In his 2015 talk Haunted By Data, Maciej Ceglowski convincingly argued the case that a lot of the way companies talk about personal or aggregated personal data is almost exactly wrong; rather than thinking about it as a pristine resource that flows in limpid streams, is pooled in data lakes, and then stored in the cloud; it's much more sensible to think about it as toxic waste or radioactive material that we don't yet know how to handle.
The role of data in the current digitally soaked society is so important that data has been repeatedly defined in several and different spheres as the new oil, a new factor of production, and the currency of today's digital market. 90 per cent of the data present in the world today has been created in the last two years and this huge amount is expected to grow by 40 per cent annually over the next decade, a forecast consistent with the diffusion of smartphone usage and the expansion of the Internet of Things ecosystem.
Imagine a city authority that aims to strengthen citizen participation through transparent petitions, or intends to involve citizens in pollution- and noise-control programs, making people more conscious about health data and the environment. In these cases, we have many actors – citizens, cities, civic organizations, businesses, and communities – that need to make use of technology in order to deploy a service, share information, or control data and activities’ results.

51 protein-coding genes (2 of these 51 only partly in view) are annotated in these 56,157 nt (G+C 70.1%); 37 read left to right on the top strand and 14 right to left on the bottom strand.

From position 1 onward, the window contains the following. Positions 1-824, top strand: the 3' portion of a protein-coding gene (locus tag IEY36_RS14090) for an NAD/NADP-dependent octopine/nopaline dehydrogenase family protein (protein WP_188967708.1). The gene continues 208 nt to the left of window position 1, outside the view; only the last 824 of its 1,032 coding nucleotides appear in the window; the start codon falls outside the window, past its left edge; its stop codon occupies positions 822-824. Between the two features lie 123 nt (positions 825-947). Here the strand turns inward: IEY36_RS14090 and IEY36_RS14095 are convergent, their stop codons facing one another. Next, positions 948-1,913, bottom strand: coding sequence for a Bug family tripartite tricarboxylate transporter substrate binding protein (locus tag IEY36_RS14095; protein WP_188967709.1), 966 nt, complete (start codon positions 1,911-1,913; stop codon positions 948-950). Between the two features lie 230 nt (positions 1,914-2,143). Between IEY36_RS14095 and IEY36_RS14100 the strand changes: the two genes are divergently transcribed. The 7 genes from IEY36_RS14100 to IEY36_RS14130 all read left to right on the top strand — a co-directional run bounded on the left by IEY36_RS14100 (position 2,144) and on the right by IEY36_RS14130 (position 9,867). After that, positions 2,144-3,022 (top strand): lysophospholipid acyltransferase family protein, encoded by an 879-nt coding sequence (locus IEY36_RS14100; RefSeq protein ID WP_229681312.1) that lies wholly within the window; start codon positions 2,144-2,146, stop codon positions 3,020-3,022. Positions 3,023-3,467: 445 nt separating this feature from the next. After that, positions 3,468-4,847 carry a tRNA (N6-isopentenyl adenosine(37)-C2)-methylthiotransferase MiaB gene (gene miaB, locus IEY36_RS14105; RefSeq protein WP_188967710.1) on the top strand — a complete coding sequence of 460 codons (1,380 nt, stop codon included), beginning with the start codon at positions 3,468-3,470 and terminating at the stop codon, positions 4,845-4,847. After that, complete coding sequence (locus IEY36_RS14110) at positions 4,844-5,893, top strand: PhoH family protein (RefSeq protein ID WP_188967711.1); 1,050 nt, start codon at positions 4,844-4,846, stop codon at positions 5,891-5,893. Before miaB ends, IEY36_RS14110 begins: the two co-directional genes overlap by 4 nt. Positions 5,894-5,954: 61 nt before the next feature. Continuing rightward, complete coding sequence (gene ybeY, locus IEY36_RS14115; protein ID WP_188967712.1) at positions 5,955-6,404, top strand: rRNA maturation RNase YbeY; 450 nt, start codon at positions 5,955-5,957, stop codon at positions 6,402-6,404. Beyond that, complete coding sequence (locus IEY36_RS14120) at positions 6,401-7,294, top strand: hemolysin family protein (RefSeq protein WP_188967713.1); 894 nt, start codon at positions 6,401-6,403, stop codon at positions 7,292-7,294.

Mirko Marras, Matteo Manca and David Laniado from Eurecat introduce the visualisations they're developing to use open and citizen-generated data for public good.
Waag Society's Job Spierings and Max Kortlander explore how DECODE is building an alternative vision to our current data models.
Analytical framework of the democratic and procommons qualities of collaborative economy organizations
A short review of Visual Programming Languages
For many years it’s been a cliche to claim that information or data are the new oil. This fits well for the purposes of commodifying and selling data, but the analogy poorly matches data’s core properties. Oil is a scarce physical resource. Data and information by contrast can be replicated without limit and often become more valuable the more they are shared.
Through pilots in Barcelona and Amsterdam, DECODE will be showcase and test a variety of potential use cases for the technology
For the DECODE project we performed an initial study to chart the initial privacy requirements for DECODE and how they could be addressed in the DECODE architecture. As a point of departure we took the Privacy Design Strategies that we developed several years ago. These strategies translate
the soft legal norms into more concrete design requirements that engineers understand.
This post offers some thoughts on the opportunities and challenges of blockchain technology, with particular reference to the DECODE project. DECODE is a pan-European effort to research and pilot new approaches to how people manage their personal data. Here I’ll describe what a blockchain is, why blockchains are relevant to personal data management, and what difficulties might arise as the technology becomes implemented more widely.
The team at UCL introduce their role in DECODE building a scalable distributed ledger
Nesta's research workshop considered plausible future scenarios for the personal data economy. This blog offers an overview of the discussion.
Our new project DECODE aims to give people better control of their personal data.